Spearphishin' stories

The ruses they use to reel you in, revealed

A fisherman uses a red lure to catch red fish, much like cyber attackers use personalized emails to trick victims into activating malware.

Spearphishing is the use of fake emails to trick a person or small group into activating malware or revealing their network credentials. With attackers constantly creating more clever ruses, defending against spearphishing requires not only knowing the newest tricks, but rethinking how we use email in the first place.

The long, slow commute was weighing on the staff in the D.C. office. Then a little glimmer of hope hit their inboxes.

It was an email about a new Metro station. The details were in an attachment. In their excitement, the road-weary workers never even hesitated to open it.

They should have.

The email was a test from the company's cybersecurity consultants to see how susceptible the staff was to spearphishing – a cyber-attacking tactic that uses fake, manipulative and highly personalized emails to deliver malware and steal people's usernames and passwords. The result was bleak: Eighty percent fell for it.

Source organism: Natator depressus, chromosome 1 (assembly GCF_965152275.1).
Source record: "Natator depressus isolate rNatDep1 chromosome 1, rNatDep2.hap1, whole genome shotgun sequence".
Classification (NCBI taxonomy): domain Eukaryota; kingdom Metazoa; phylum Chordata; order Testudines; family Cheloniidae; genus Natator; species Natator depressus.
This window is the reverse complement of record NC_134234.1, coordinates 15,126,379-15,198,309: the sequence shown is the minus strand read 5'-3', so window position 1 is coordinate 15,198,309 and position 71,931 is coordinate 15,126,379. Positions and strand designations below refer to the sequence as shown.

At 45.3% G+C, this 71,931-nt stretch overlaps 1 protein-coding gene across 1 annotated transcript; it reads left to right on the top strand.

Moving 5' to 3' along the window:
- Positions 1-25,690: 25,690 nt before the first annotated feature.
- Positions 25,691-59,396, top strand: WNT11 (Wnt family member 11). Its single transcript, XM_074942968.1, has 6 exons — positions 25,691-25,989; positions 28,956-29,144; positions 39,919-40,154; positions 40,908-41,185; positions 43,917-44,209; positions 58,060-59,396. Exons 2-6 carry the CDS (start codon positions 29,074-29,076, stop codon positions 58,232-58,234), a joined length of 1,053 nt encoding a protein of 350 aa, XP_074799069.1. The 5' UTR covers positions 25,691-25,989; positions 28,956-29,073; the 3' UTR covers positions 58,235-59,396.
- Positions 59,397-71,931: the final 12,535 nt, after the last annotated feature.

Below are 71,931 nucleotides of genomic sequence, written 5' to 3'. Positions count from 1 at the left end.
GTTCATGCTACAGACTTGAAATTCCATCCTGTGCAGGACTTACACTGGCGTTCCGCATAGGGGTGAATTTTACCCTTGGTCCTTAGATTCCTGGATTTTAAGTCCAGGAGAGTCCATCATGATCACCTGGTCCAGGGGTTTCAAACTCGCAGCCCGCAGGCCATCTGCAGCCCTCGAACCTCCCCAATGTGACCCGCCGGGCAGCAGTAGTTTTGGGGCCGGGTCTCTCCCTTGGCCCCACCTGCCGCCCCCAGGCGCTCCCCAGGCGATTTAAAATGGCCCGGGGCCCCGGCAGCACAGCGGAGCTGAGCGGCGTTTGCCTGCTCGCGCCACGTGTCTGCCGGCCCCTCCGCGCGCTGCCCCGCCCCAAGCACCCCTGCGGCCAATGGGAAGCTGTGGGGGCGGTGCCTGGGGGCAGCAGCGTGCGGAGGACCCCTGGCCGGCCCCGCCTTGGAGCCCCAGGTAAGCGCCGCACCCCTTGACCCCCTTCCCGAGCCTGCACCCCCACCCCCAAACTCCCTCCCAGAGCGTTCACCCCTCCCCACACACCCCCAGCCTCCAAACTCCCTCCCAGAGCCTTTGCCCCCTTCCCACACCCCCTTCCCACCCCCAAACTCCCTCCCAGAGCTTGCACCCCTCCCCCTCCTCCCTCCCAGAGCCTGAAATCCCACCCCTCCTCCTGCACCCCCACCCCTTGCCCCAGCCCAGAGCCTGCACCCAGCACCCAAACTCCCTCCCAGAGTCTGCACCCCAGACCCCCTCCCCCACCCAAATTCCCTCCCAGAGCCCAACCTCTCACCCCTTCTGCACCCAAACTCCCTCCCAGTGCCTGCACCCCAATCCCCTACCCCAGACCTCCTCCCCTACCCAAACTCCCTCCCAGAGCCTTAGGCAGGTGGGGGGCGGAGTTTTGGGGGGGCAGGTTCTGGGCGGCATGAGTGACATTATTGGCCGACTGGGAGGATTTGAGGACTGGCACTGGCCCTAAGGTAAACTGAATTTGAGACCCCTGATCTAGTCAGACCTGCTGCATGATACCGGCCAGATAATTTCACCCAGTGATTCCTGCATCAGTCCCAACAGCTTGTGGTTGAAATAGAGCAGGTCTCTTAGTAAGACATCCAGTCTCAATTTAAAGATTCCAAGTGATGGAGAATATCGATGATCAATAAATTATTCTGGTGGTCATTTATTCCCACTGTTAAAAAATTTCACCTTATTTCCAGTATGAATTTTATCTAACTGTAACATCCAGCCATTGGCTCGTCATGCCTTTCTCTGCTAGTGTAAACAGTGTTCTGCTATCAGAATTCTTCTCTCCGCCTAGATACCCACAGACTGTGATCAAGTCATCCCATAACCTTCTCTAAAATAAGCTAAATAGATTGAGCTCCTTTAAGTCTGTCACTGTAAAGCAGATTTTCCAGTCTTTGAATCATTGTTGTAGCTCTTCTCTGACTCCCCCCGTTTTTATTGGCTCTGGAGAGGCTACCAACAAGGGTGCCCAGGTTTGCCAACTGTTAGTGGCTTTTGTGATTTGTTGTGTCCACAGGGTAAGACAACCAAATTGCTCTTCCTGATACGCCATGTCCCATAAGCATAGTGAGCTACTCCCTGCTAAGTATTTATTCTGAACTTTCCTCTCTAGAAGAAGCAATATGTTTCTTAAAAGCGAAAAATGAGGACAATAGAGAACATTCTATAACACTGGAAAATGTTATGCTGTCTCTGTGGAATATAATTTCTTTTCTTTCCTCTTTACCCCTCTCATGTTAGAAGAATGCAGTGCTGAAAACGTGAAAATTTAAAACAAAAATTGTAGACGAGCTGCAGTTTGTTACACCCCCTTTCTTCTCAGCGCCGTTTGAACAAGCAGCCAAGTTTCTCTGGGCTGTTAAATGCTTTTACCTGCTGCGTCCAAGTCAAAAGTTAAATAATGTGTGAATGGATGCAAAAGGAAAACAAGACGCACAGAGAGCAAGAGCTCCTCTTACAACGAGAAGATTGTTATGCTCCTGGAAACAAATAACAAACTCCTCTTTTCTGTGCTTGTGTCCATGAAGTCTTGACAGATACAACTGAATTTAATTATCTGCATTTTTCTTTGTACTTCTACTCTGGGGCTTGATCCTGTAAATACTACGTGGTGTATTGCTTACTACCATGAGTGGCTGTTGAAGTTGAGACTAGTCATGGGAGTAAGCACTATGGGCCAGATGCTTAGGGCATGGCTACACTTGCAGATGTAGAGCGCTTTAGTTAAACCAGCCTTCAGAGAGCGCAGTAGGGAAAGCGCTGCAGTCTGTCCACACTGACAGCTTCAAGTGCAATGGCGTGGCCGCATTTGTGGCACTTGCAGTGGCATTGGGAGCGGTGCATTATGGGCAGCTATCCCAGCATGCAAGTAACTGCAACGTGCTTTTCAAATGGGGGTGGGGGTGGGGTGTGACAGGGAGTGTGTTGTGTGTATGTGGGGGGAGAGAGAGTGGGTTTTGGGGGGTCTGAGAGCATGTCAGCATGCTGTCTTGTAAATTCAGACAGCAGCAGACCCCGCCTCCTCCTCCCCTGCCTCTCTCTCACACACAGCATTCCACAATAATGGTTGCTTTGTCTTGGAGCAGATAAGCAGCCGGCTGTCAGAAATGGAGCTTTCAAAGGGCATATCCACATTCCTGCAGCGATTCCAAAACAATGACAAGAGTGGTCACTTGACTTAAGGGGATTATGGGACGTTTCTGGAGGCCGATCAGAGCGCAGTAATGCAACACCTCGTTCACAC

Spearphishing is a go-to tactic for every type of cyber attacker, from from penny-ante crooks pilfering bank accounts to nation-state operatives trying to wrest control of power plants. They like it because it's cheap, easy and effective: With just an email account, a few facts about the victim and a good story, they can sit back and watch as even cyber-savvy people download dangerous files and cough up their credentials.

“When cyber criminals spend a little time researching the company or the individual they’re targeting and tailor their email to that, then the success rates increase exponentially,” said Fabian Franco, digital forensics and incident response lead at Raytheon Cyber Protection Solutions. “And the trickiest ones are when they make it very tailored, from incorporating your company’s logos to using an email address that’s very similar to a colleague’s.”